Obama’s unilateral action on the nation’s immigration policy has struck a nerve with Republicans who are spoiling for a costly political showdown. CCTV America’s White House Correspondent Jessica Stone reported this story from Washington D.C.
As Obama returned to a Las Vegas high school to sign his unilateral action deferring deportation for up to five million undocumented workers in the U.S., Republican congress members expressed strong opposition to the plan.
“This action doesn’t grant citizenship or the right to stay permanently, or receive the same benefits as citizens received, only Congress can do that. All we’re saying is we’re not going to deport you and separate you from your kids,” said Obama in response to his critics.
Republicans are considering suing Obama over the decision, vowing to hold up his picks to lead government agencies and finding a way to overturn the deferred deportation measures legislatively. However leaders have promised that shutting down the government, as they did in 2013 and cost the U.S. economy more than $2.5 million, is not on the table.
“This action also punishes those who’ve obeyed the law and have waited their turn. By this action, the president has chosen to deliberately sabotage any chance of enacting bipartisan reforms that he claims to seek,” said John Boehner, the House Republican leader.
Republican leaders said that Obama didn’t work with them to achieve immigration reform, but the White House countered that while one half of the U.S. Congress passed immigration legislation last year, and the other half refused to take it up.
Congressional Republicans declare political war on Obama's immigration planObama's unilateral action on the nation's immigration policy has struck a nerve with Republicans who are spoiling for a costly political showdown. CCTV America's White House Correspondent Jessica Stone reported this story from Washington D.C.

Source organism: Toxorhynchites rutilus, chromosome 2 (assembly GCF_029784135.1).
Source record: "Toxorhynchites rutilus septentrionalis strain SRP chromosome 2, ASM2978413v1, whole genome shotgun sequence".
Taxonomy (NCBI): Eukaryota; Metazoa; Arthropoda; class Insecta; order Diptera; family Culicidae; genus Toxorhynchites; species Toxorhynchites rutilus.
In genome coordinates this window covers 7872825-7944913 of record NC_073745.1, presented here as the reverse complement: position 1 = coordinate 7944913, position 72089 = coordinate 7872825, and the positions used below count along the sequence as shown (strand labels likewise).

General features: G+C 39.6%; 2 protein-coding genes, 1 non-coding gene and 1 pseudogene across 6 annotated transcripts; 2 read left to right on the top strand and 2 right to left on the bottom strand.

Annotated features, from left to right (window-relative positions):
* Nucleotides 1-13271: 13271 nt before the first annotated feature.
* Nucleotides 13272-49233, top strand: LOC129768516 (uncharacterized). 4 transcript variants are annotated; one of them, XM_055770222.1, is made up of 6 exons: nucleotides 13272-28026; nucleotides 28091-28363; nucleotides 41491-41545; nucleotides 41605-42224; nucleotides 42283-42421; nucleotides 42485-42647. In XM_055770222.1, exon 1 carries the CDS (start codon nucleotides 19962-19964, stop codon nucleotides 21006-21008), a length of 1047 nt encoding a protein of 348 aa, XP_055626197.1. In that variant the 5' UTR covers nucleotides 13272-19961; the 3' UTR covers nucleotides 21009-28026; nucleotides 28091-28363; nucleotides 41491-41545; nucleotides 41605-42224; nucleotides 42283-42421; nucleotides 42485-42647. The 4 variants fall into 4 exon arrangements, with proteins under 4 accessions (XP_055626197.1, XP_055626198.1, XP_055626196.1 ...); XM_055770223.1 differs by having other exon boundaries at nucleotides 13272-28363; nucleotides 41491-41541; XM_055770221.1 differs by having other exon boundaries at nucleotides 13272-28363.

With President Obama’s immigration announcement, large parts of the immigrant community are left in limbo or with very little hope. CCTV America’s Andrea Arenas reported this story from Washington D.C.
Nini Baesa is a mother of three and she has spent at least 12 years fighting to keep her family together. Originally from the Philippines, she and her husband are green card holders. However her eldest daughter, Marianne, is the only family member without legal U.S. status that prevents her from lawfully finding a job, and she even runs the risk of being deported.
“The truth is we don’t even talk about it. I can feel for her. I know how frustrated she is. My daughter is very quiet. She does not let out her emotions. She will make you think that everything is ok that she can handle it, but I know that she is really really frustrated now,” said Baesa.
On Thursday, Obama vowed to provide administrative relief and work permits to 3.7 million undocumented parents of U.S. citizens, legal permanent residents, and 300,000 young immigrants who entered the country illegally before they were 16 years of age.
But despite the presidential announcement, Marianne still will not be eligible for Deferred Action for Childhood Minors, known as DACA, which delays removal of undocumented children who entered the country before they were 16 years of age.
“It is very isolating to be the only person in the family who is undocumented. They cannot travel with their family. They can’t pursue higher education, and even if they can, they can’t find jobs in their field and Nini’s daughter has great potential,” said Prerna Lal, the staff attorney at Asian American Justice Center.
There are many immigrants whose cases have fallen through the cracks of the president’s executive order.
“If a person is not eligible for DACA, even with the change, are not eligible to be given any other visas, and they are still undocumented, and they are adults, given the situation, the president said if you are following the rules, then they probably won’t be deported,” said Rep. Mike Honda, D-Calif.
Some immigrants may not benefit from Obama\'s planWith President Obama's immigration announcement, large parts of the immigrant community are left in limbo or with very little hope. CCTV America's Andrea Arenas reported this story from Washington D.C.
CCTV America interviewed David Leopold, an expert in immigration law who runs a law firm that represents non-citizens on visa matters about Obama’s immigration reform policies.